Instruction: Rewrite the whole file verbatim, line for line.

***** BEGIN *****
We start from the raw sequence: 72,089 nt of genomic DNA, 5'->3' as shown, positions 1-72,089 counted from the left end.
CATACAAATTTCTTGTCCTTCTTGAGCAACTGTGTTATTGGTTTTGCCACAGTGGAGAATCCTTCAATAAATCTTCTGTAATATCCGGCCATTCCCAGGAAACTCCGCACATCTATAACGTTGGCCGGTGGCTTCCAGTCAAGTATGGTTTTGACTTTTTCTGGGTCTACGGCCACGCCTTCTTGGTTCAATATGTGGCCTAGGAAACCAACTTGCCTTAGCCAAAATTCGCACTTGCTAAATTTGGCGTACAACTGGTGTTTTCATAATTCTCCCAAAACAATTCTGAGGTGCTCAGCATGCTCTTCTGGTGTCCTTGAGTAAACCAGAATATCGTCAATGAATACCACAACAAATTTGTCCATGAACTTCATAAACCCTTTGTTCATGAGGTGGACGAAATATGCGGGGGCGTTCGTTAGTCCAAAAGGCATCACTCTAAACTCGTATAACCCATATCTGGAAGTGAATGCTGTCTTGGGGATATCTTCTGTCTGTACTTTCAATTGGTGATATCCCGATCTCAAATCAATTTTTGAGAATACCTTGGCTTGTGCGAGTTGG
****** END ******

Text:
We start from the raw sequence: 72,089 nt of genomic DNA, 5'->3' as shown, positions 1-72,089 counted from the left end.
CATACAAATTTCTTGTCCTTCTTGAGCAACTGTGTTATTGGTTTTGCCACAGTGGAGAATCCTTCAATAAATCTTCTGTAATATCCGGCCATTCCCAGGAAACTCCGCACATCTATAACGTTGGCCGGTGGCTTCCAGTCAAGTATGGTTTTGACTTTTTCTGGGTCTACGGCCACGCCTTCTTGGTTCAATATGTGGCCTAGGAAACCAACTTGCCTTAGCCAAAATTCGCACTTGCTAAATTTGGCGTACAACTGGTGTTTTCATAATTCTCCCAAAACAATTCTGAGGTGCTCAGCATGCTCTTCTGGTGTCCTTGAGTAAACCAGAATATCGTCAATGAATACCACAACAAATTTGTCCATGAACTTCATAAACCCTTTGTTCATGAGGTGGACGAAATATGCGGGGGCGTTCGTTAGTCCAAAAGGCATCACTCTAAACTCGTATAACCCATATCTGGAAGTGAATGCTGTCTTGGGGATATCTTCTGTCTGTACTTTCAATTGGTGATATCCCGATCTCAAATCAATTTTTGAGAATACCTTGGCTTGTGCGAGTTGG